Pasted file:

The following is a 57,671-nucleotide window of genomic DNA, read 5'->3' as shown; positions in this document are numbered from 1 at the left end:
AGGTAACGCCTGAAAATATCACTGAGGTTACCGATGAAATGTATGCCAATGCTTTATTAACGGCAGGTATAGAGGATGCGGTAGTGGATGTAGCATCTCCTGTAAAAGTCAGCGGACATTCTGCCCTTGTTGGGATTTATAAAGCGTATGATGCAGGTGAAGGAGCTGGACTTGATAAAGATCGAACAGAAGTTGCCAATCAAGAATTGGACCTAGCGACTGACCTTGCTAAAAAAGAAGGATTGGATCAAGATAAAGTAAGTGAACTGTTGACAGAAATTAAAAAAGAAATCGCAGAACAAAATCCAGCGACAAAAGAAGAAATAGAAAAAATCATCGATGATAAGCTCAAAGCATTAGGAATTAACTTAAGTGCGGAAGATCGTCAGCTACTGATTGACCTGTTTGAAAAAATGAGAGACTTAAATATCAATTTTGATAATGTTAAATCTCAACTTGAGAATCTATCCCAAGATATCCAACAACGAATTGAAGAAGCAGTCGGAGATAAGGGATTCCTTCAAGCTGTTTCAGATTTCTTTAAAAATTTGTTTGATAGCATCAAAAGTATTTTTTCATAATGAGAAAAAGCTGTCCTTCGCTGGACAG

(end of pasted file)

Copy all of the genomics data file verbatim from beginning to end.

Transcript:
The following is a 57,671-nucleotide window of genomic DNA, read 5'->3' as shown; positions in this document are numbered from 1 at the left end:
AGGTAACGCCTGAAAATATCACTGAGGTTACCGATGAAATGTATGCCAATGCTTTATTAACGGCAGGTATAGAGGATGCGGTAGTGGATGTAGCATCTCCTGTAAAAGTCAGCGGACATTCTGCCCTTGTTGGGATTTATAAAGCGTATGATGCAGGTGAAGGAGCTGGACTTGATAAAGATCGAACAGAAGTTGCCAATCAAGAATTGGACCTAGCGACTGACCTTGCTAAAAAAGAAGGATTGGATCAAGATAAAGTAAGTGAACTGTTGACAGAAATTAAAAAAGAAATCGCAGAACAAAATCCAGCGACAAAAGAAGAAATAGAAAAAATCATCGATGATAAGCTCAAAGCATTAGGAATTAACTTAAGTGCGGAAGATCGTCAGCTACTGATTGACCTGTTTGAAAAAATGAGAGACTTAAATATCAATTTTGATAATGTTAAATCTCAACTTGAGAATCTATCCCAAGATATCCAACAACGAATTGAAGAAGCAGTCGGAGATAAGGGATTCCTTCAAGCTGTTTCAGATTTCTTTAAAAATTTGTTTGATAGCATCAAAAGTATTTTTTCATAATGAGAAAAAGCTGTCCTTCGCTGGACAG